Tempting the Bride, Sherry Thomas

Written by Natalie Luhrs

I'm a lifelong geek with a passion for books and social justice. And I give absolutely no fucks.

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November 12, 2012

Tempting the Bride, Sherry Thomas

Tempting the Bride, Sherry Thomas

As I said on Twitter: OH MY GOD THIS BOOK. It is utterly awesome and completely insane in terms of all the crazy shit that goes down in it. It is, in some ways, like an old school romance but without all the icky gross lack of consent stuff that usually happens in old school romance.

The book in question is Sherry Thomas’s newest, Tempting the Bride. The third book in the Fitzhugh Trilogy (I have the other two but haven’t read them yet–I don’t feel as if I’ve been spoiled for them by reading this one first, either), it features Helena Fitzhugh and David Hillsborough, Viscount Hastings.

Helena has loathed David since they first met when she was fourteen years old and David has been in love with her since then–and, of course, he shows his love by being completely awful to her. Normally, I hate this because 99.9% of the time in real life the boy (or man) isn’t teasing the girl (or woman) because he likes her, he’s doing it to put her into her proper place. But I decided to roll with it and see where it went and oh, it went to delightful places.

Helena is a handful–more than a bit of a bluestocking, she’s university-educated, owns her own publishing house, and has been carrying on with a married man–up to and including sneaking off to his room in the evenings during a house party. David discovers this–because he’s being kind of creepy and watching her room and he knows he’s being kind of creepy–and tells her family but does not reveal the identity of the man. They send her off to America for a period of time and when she returns, she is chaperoned at all times. The man she’s having an affair with is warned off her and for the six months after her return, there is no contact between them.

During this time as well, David sends her–for publication–a work of erotic fiction that is extremely graphic and explicit and is illustrated as well. Helena locks it in a drawer but can’t resist looking at it every so often.

Then Helena gets what she believes is a telegram from her lover and makes plans to duck her chaperone and meet him. David manages to figure out it’s a set-up and makes it appear as if she were meeting him–and announces that they have just eloped in order to save Helena’s reputation.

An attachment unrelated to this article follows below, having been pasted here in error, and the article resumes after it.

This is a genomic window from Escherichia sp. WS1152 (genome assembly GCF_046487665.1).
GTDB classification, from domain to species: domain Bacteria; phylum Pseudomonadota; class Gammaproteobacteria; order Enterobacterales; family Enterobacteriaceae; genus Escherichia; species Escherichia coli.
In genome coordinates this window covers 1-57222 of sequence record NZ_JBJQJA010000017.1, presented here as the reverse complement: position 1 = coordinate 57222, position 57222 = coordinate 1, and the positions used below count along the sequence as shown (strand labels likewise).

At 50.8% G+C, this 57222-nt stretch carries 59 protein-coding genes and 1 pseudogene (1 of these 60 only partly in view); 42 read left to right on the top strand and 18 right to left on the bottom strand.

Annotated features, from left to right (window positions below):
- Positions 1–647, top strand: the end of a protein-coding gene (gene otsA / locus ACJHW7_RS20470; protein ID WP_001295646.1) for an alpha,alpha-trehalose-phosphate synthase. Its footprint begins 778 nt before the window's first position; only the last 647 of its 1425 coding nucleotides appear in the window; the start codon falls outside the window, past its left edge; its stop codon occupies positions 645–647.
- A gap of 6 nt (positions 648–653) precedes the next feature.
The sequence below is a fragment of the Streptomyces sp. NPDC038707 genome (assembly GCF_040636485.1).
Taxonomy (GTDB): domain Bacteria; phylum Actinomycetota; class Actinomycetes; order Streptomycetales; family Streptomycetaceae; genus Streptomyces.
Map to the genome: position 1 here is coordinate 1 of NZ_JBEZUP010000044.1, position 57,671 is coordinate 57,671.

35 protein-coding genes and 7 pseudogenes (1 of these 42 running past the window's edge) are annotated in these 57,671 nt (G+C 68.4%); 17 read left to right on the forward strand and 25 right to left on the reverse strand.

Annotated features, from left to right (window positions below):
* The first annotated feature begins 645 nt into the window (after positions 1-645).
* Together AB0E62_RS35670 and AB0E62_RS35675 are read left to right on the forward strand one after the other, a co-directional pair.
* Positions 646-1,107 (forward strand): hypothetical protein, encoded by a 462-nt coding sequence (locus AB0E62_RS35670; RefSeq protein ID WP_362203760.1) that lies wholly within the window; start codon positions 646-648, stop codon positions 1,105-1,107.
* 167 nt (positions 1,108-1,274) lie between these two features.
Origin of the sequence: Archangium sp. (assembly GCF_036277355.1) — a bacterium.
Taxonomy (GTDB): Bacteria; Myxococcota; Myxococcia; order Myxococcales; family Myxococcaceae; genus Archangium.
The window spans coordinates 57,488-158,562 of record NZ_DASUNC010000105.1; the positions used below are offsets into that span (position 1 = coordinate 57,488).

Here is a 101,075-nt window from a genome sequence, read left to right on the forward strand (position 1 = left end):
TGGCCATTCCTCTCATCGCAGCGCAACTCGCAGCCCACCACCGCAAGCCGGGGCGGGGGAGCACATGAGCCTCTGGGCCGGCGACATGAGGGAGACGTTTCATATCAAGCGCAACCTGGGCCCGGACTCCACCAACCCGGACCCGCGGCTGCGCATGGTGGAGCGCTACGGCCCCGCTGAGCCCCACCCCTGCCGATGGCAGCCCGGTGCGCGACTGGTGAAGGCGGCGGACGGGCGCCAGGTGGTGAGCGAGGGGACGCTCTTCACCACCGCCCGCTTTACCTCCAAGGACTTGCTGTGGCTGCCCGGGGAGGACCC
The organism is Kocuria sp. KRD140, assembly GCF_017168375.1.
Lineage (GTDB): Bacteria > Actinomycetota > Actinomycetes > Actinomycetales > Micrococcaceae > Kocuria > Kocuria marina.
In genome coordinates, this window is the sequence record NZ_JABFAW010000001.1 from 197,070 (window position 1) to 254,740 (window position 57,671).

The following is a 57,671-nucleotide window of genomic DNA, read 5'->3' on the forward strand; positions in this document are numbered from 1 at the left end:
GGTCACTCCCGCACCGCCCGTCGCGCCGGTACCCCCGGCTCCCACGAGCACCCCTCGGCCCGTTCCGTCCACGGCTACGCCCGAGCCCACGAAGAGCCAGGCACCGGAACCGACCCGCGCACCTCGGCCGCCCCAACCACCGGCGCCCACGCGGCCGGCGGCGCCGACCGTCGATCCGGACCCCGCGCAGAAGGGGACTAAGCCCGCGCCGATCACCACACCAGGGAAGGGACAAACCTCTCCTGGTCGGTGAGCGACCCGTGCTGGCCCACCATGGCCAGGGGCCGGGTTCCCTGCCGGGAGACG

And this is when the story really starts to ramp up–shortly after the announcement of the elopement but before they can actually marry, Helena gets kicked in the head by a horse and develops amnesia. And has no idea who David is and she has no choice but to get to know him without all the years of bickering between them–and she finds that she rather likes him. David, of course, is delighted by this but also knows that she will eventually remember their shared history (she is slowly recovering her memory about other people) and when she does, there is a reckoning. It’s really wonderful–Thomas is so good at characterization that I found myself  rooting for both Helena and David and their relationship because it’s made clear that if they can manage to move past their history and see each other for who they truly are that the relationship will be one of equals and one that brings an equal measure of joy to both.

Another wonderful thing in this book is David’s daughter, Bea. She is David’s daughter by a prostitute and was taken in by him when she was but three months old, after her mother died of pneumonia. I would say that she is intended to be autistic and David’s care for her is just fantastic–she is more than just a plot device to make him sympathetic, she is her own person and an integral part of the story. She is never pitied by David or Helena and the text makes it clear that the reader isn’t to pity her either. David makes sure all her needs are met and that he is there for her when she expects him to be (she is very much wedded to her schedule). He paints astonishingly beautiful murals for her and accommodates her neurological differences in a way that I found really supportive of her as well as giving her a safe space to expand the boundaries of her world if she desires (David never forces her). Just lovely.

And finally, Thomas has self-published the erotic manuscript that David has submitted to Helena–it’s called The Bride of Larkspear and I found it both enjoyable and emotionally satisfying, if for no reason other than the insight it gives into David’s depth of feeling for Helena. He can’t seem to help saying awful things to her but through his actions he’s trying to tell her what he feels for her–it makes him vulnerable in a way that I think mitigates a lot of the terrible things that come out of his mouth. He knows he’s an idiot and can’t seem to get his foot out of his mouth long enough to stop being an idiot so this story is one of the ways he tries to let Helena know how he feels (there is a great scene in Tempting the Bride that deliberately and explicitly mirrors a scene from this novella).

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